Shaped flexible packaging
The current generation of form/fill/seal packaging can produce more bag shapes and styles than ever. That's important for consumer packaged goods companies hungry for new shapes that stand out on the shelf. Shaped pouches that cut a mostly two-dimensional, curvy shape have been out for years; though mostly outside the US, machinery manufacturers are working on efficient equipment for creating pouches with a conical or three-dimensional shape. A challenge here is to hold down the design waste inherent in more complex profiles.
More retortable pouches
A retort package is "cooked" after it is filled at high enough temperatures long enough to kill bacteria and microorganisms that can spoil food. Several factors are driving the growth of retortable flexible packaging. It is easier to open than cans, weighs much less, and can have a smaller environmental impact than metal cans and glass jars. Additionally, pouches can minimise loss from denting or breakage and enable package innovations such as cooking capability. And then there is the taste. Many believe the food from retortable pouches tastes better because of less-abusive sterilisation heating cycles. The flat geometry of the flexible package means that food closest to the surface doesn't need to be heated for as long or at as high a temperature before the food in the centre has received the proper time and temperature exposure to ensure sterility.
Pouches' wide impact
Because pouch structures can be customised to meet a wide range of barrier requirements, a host of new product applications are emerging, such as liquid, viscous, powdered, granulated and particulate. This growth will cross multiple markets, including food and beverage, cosmetics, healthcare, pet foods, automotive, pharmaceutical and agricultural. While pouch-filling speeds are not yet on a par with those of many conventional container types, this gap is closing, particularly in the dry-product arena.
Sustainable packaging is taking on new forms
Many people play up the recyclability aspect of sustainability as it relates to packaging at the exclusion of the front end of a package's life cycle. The carbon footprint of various packaging types has to consider many factors. For example, pouches offer tremendous energy savings in their production and transport. Comparing rigid containers with pouches, one can ship a truckload of flat pouches that have the equivalent product-holding capacity of upwards of 15 to 25 truckloads of empty rigid containers. Packagers can also save hundreds of thousands of dollars in packaging material costs and secondary packaging operations systems due to simplifications of packaging systems, such as the elimination of labelling or capping.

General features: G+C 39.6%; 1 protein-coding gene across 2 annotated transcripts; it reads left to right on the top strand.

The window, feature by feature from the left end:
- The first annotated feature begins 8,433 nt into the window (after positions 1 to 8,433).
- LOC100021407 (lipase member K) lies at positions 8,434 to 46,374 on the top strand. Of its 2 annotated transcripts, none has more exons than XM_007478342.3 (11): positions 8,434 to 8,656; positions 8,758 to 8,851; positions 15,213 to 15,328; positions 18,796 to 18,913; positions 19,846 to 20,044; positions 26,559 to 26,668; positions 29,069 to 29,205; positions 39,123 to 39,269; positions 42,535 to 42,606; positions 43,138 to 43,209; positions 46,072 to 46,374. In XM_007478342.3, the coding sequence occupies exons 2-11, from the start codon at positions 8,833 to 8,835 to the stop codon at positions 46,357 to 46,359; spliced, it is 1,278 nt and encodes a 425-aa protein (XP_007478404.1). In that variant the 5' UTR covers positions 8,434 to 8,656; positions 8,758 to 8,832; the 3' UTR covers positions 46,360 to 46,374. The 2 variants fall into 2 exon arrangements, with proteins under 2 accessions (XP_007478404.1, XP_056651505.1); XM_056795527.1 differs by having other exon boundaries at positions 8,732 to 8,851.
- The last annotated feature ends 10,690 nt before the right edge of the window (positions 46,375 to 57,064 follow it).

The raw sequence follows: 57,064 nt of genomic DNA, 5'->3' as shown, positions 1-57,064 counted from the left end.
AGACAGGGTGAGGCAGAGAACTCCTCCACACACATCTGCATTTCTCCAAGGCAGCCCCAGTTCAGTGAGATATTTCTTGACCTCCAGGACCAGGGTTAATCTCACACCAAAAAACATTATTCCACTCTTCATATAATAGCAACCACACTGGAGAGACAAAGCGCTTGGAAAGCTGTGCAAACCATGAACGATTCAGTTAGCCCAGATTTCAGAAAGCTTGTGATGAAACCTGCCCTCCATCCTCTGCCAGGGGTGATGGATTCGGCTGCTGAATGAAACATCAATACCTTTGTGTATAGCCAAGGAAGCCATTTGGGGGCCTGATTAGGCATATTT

Waste-to-energy is coming of age
Following a successful track record in European and Asian countries, waste-to-energy (WTE) is becoming a more viable end-of-life option for flexible packaging materials in North America. Advances in municipal incinerator technology have tackled issues related to harmful emissions, increasing the likelihood that US companies will support efforts to turn waste into electricity, synthetic gas, fuels and recycled materials. WTE can reduce air emissions, landfill loads, energy usage and costs. Also, by reducing municipal solid waste and generating energy that can be sold back to the local grid, organisations can help reduce energy costs community-wide. This, in turn, may feed into larger goals, such as compliance with corporate social responsibility initiatives.
Top ten factors in the digital printing equation
It may be difficult to see through the hype surrounding digital printing, because the actual packaging market penetration, by percentage, is still quite low. Its early success has been in labels for food and beverage products, but it is poised to move to other categories and other substrates, such as folding cartons and flexible. It's important to plan ahead and think of all the factors that warrant consideration when preparing to go digital:
- Run size